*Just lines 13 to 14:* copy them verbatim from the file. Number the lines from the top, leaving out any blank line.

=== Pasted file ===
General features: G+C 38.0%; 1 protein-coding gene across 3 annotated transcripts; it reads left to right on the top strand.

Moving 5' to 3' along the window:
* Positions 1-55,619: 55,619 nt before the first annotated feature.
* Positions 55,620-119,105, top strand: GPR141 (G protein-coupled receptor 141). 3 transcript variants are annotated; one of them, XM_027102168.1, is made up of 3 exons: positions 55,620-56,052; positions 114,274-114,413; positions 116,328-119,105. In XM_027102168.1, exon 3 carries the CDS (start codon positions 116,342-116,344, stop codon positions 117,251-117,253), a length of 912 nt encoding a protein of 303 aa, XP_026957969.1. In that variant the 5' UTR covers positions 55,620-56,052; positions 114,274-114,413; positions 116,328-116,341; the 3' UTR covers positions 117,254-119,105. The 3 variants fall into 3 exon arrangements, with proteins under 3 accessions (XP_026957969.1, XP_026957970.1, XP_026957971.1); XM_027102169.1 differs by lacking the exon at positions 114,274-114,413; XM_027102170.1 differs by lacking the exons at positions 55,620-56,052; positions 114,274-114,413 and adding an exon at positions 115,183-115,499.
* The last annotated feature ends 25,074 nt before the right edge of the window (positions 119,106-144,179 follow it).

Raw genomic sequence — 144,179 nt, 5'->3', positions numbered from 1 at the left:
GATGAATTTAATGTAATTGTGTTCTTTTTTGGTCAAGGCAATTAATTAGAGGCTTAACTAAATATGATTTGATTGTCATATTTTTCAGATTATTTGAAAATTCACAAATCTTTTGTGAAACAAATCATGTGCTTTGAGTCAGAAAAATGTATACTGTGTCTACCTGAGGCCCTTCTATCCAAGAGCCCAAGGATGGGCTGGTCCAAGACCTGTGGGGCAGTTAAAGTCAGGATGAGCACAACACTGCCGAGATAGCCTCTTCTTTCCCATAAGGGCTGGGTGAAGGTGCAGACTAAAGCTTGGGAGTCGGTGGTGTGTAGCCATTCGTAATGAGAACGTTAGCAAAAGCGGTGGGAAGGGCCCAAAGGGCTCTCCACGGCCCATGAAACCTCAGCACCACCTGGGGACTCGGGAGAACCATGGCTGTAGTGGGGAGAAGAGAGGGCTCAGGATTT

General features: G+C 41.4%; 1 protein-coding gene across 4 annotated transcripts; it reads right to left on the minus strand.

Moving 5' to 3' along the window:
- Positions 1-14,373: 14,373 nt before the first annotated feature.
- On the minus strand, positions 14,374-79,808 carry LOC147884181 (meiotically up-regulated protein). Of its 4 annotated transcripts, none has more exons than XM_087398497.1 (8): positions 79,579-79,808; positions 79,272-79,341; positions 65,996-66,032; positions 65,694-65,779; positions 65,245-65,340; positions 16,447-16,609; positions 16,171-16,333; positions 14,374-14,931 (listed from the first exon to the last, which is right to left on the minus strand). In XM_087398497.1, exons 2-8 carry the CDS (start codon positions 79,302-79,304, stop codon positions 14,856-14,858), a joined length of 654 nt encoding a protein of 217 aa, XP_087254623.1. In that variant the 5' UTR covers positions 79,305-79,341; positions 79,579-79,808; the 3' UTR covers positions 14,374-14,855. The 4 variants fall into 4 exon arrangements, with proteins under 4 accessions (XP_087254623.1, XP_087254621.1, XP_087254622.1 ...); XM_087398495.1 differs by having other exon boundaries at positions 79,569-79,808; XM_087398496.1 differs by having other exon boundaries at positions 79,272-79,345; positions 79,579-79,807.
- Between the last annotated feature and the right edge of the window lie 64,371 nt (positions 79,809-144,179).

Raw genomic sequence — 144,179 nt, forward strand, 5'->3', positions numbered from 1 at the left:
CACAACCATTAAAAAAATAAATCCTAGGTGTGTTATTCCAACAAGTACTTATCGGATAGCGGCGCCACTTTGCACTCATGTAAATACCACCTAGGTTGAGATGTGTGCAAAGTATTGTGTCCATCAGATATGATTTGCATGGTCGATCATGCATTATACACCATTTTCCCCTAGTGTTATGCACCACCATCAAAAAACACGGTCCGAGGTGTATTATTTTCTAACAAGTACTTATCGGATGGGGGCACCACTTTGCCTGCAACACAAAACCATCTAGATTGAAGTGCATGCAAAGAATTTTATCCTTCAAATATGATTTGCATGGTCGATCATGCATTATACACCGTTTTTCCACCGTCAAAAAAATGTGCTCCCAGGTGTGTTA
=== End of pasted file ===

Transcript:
Raw genomic sequence — 144,179 nt, forward strand, 5'->3', positions numbered from 1 at the left:
CACAACCATTAAAAAAATAAATCCTAGGTGTGTTATTCCAACAAGTACTTATCGGATAGCGGCGCCACTTTGCACTCATGTAAATACCACCTAGGTTGAGATGTGTGCAAAGTATTGTGTCCATCAGATATGATTTGCATGGTCGATCATGCATTATACACCATTTTCCCCTAGTGTTATGCACCACCATCAAAAAACACGGTCCGAGGTGTATTATTTTCTAACAAGTACTTATCGGATGGGGGCACCACTTTGCCTGCAACACAAAACCATCTAGATTGAAGTGCATGCAAAGAATTTTATCCTTCAAATATGATTTGCATGGTCGATCATGCATTATACACCGTTTTTCCACCGTCAAAAAAATGTGCTCCCAGGTGTGTTA